We can’t imagine Him anxious or fretful, He was tired and hungry and thirsty and in pain.

Christ’s serenity was the most unmistakable signs of His filial trust.

Maltbie Babcock. Collect as pearls the words of the wise and virtuous. Doesn’t it sound familiar? AbdelKader. Like the dust of gold, the little and short sayings of nice and excellent men are of great value, or the least spark of diamonds. Tillotson. Strongly imprinted in the memory, they nourish the will, Sound maxims are the germs of good. So, a maxim is the exact and noble expression of an important and indisputable truth. Joubert. Ok, and now one of the most important parts. He may justly be numbered among the benefactors of mankind who contracts the great rules of life into short sentences, that can be easily impressed on the memory, and taught by frequent recollection to recur habitually to the mind.


Lots of us are aware that there are single thoughts that contain the essence of a whole volume, single sentences that have the beauties of a large work, a simplicity so finished and so perfect that it equals in merit and in excellence a large and glorious composition.

Joubert. On p of that, a few words worthy to be remembered suffice to give an idea of a great mind. I’m sure you heard about this. Polished brass will pass upon more people than rough gold. Keep reading! Chesterfield. Seneca. As a result, count our cooks, I’d say if you are surprised at the tal amount of our maladies. You see, choose rather to punish your appetites than to be punished by them. Of course, tyrius Maximus. Anyway, all philosophy in two words, sustain and abstain.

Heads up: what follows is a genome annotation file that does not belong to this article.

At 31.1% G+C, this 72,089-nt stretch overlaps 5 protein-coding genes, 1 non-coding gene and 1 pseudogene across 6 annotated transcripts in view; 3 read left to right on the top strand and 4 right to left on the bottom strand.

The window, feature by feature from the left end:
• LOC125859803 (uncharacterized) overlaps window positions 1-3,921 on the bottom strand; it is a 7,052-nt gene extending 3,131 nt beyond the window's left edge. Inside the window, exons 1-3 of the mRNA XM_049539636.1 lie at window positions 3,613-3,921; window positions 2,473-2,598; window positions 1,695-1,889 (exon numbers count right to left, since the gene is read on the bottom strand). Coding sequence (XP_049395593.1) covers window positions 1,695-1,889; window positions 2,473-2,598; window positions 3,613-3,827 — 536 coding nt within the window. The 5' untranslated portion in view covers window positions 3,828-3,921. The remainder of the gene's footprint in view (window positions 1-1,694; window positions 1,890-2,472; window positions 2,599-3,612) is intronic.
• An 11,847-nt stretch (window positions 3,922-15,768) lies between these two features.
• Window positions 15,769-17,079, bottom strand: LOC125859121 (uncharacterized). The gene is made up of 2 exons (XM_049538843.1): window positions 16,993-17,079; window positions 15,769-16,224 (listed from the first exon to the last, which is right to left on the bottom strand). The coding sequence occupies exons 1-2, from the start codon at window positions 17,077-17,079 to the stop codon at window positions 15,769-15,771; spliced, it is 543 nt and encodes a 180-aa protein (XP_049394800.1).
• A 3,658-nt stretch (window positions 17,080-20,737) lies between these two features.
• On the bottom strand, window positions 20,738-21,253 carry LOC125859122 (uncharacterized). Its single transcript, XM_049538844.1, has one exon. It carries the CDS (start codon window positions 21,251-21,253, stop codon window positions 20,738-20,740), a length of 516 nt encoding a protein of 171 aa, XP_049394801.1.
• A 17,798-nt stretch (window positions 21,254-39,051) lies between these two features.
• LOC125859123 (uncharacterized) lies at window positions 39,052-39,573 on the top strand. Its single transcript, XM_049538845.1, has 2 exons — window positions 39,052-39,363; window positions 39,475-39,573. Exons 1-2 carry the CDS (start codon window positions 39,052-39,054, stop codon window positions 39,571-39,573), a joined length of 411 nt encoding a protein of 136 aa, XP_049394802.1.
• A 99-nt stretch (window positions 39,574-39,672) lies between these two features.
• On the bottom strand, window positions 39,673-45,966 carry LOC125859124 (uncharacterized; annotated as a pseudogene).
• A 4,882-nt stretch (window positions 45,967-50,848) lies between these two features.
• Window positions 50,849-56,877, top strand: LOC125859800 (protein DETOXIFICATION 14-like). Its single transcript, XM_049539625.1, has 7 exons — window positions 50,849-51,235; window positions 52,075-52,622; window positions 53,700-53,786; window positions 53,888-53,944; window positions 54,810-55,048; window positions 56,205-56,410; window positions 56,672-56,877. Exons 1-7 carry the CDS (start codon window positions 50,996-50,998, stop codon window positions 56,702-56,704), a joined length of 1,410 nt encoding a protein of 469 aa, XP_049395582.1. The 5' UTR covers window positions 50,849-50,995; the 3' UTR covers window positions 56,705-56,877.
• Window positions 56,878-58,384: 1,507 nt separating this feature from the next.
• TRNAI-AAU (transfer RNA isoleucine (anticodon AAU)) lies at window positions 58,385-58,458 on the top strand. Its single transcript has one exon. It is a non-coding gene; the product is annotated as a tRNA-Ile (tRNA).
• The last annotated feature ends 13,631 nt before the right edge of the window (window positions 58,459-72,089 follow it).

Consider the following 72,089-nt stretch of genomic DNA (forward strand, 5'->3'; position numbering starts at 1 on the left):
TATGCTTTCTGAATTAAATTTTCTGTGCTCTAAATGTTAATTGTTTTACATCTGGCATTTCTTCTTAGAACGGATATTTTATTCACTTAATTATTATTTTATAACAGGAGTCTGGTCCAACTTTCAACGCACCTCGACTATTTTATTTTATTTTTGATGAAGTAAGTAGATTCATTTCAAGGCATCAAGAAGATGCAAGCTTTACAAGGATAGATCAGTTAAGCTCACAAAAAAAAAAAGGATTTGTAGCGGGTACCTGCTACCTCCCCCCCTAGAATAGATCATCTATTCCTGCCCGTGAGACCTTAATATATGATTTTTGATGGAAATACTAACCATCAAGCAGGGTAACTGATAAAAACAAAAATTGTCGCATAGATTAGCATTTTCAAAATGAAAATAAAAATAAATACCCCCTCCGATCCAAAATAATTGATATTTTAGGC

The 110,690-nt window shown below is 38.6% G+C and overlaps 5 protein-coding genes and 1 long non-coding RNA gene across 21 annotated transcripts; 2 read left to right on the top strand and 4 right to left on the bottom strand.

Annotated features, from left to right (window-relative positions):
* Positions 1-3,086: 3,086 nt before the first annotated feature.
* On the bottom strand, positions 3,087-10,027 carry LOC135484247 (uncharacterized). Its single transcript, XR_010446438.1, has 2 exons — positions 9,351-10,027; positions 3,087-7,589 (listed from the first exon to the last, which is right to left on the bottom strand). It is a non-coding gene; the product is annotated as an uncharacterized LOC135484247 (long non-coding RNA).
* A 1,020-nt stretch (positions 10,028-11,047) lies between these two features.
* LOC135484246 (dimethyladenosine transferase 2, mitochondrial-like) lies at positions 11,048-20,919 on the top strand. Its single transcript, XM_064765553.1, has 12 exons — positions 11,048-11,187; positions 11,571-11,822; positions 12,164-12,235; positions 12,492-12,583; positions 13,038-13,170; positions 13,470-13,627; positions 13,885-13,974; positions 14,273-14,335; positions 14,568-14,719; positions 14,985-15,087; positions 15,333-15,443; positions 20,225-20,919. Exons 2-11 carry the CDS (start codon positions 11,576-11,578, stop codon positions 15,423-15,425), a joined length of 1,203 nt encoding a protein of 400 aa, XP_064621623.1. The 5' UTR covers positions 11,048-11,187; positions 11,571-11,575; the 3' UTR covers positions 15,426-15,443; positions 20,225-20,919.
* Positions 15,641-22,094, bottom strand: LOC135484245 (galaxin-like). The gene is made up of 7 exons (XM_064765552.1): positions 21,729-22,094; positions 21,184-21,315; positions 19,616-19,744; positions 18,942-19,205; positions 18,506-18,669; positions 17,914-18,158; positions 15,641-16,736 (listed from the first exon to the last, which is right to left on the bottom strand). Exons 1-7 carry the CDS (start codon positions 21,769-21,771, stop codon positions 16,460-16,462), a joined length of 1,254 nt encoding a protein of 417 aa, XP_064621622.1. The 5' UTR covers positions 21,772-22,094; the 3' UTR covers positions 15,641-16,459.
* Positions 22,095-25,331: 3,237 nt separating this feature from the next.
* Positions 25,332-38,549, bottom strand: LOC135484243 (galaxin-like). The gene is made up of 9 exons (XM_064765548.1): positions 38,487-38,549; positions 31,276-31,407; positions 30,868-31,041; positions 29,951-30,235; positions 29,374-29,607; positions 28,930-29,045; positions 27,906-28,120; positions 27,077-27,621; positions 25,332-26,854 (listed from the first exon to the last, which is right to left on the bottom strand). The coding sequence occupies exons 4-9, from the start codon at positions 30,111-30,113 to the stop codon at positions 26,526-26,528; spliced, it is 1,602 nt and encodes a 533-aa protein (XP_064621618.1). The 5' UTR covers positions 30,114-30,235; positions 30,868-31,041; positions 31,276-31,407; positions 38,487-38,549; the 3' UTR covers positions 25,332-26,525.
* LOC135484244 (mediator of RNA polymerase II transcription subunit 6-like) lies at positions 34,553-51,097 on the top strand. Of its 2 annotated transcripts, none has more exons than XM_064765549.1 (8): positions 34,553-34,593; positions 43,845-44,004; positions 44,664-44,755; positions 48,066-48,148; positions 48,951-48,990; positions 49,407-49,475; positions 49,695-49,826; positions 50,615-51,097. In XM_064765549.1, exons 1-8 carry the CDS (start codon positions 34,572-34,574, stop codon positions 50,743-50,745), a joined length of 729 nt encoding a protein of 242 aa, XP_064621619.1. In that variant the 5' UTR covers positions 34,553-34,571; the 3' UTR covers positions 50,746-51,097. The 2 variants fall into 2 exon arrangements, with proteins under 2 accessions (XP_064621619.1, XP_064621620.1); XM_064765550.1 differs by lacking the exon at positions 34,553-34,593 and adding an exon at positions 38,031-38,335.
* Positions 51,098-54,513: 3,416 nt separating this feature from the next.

When the belly is empty, the body becomes spirit; when Surely it’s full, the spirit becomes body, Hunger is a cloud out of which falls a rain of eloquence and knowledge.

Saadi. Needless to say, when they censure you, what good, When the million applaud you, seriously ask yourself what harm you have done. Notice. Silence that accepts merit as the most natural thing on planet earth, is the highest applause. Emerson. Ok, and now one of the most important parts. George Macdonald. So it’s only by loving a thing that you can make it yours. To appreciate the noble is a gain which can never be rn from us. Goethe. Greville. In addition to inferior to them, you may struggle to shine. Both in your conversation and actions, from being superior.

Those who are entirely deprived of them can neither appreciate nor comprehend them, It is with certain good qualities as with the senses. Rochefoucauld. And therefore snarl at the good and beautiful since it lies beyond their sympathies, We are accustomed to see men deride what they do not understand. Goethe. Now let me tell you something. Now God is present everywhere, and any person is His work. Now look, the workman loves not that his work going to be despised in his presence. De Sales. Eventually, we must never undervalue any person. Pascal. It is your common place people see no difference between one man and another. With all that said… By the way, the more enlarged is our own mind, the greater number we discover of men of originality. Whether for good or evil, I know it’s very singular how the fact of a man’s death often seems to give people a truer idea of his character, than they have ever possessed while he was living and acting among them.